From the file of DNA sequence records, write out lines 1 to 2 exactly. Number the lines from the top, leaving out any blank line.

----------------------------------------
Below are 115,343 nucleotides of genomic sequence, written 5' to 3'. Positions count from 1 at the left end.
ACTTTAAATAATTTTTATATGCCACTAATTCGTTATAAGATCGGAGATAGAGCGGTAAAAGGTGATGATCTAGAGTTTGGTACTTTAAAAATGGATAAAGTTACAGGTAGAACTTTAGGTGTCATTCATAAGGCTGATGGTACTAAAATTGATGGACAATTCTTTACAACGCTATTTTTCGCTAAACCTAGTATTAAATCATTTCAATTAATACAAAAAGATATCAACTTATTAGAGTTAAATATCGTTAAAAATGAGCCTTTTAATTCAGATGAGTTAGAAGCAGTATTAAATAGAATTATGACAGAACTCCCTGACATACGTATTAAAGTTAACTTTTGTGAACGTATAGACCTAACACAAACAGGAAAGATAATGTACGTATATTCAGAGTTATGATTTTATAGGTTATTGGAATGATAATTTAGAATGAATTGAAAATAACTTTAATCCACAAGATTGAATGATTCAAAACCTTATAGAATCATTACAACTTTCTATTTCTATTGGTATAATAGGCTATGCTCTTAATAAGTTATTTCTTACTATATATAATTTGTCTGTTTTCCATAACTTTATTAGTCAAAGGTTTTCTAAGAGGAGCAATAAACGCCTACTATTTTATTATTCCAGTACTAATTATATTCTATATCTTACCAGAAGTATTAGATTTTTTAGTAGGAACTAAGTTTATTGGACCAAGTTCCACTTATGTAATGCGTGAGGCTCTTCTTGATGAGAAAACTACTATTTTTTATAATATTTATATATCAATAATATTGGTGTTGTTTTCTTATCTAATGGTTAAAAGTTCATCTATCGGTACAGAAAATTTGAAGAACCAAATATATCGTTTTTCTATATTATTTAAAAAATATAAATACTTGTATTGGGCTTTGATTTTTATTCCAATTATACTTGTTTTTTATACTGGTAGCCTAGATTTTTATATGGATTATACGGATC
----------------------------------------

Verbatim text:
Below are 115,343 nucleotides of genomic sequence, written 5' to 3'. Positions count from 1 at the left end.
ACTTTAAATAATTTTTATATGCCACTAATTCGTTATAAGATCGGAGATAGAGCGGTAAAAGGTGATGATCTAGAGTTTGGTACTTTAAAAATGGATAAAGTTACAGGTAGAACTTTAGGTGTCATTCATAAGGCTGATGGTACTAAAATTGATGGACAATTCTTTACAACGCTATTTTTCGCTAAACCTAGTATTAAATCATTTCAATTAATACAAAAAGATATCAACTTATTAGAGTTAAATATCGTTAAAAATGAGCCTTTTAATTCAGATGAGTTAGAAGCAGTATTAAATAGAATTATGACAGAACTCCCTGACATACGTATTAAAGTTAACTTTTGTGAACGTATAGACCTAACACAAACAGGAAAGATAATGTACGTATATTCAGAGTTATGATTTTATAGGTTATTGGAATGATAATTTAGAATGAATTGAAAATAACTTTAATCCACAAGATTGAATGATTCAAAACCTTATAGAATCATTACAACTTTCTATTTCTATTGGTATAATAGGCTATGCTCTTAATAAGTTATTTCTTACTATATATAATTTGTCTGTTTTCCATAACTTTATTAGTCAAAGGTTTTCTAAGAGGAGCAATAAACGCCTACTATTTTATTATTCCAGTACTAATTATATTCTATATCTTACCAGAAGTATTAGATTTTTTAGTAGGAACTAAGTTTATTGGACCAAGTTCCACTTATGTAATGCGTGAGGCTCTTCTTGATGAGAAAACTACTATTTTTTATAATATTTATATATCAATAATATTGGTGTTGTTTTCTTATCTAATGGTTAAAAGTTCATCTATCGGTACAGAAAATTTGAAGAACCAAATATATCGTTTTTCTATATTATTTAAAAAATATAAATACTTGTATTGGGCTTTGATTTTTATTCCAATTATACTTGTTTTTTATACTGGTAGCCTAGATTTTTATATGGATTATACGGATC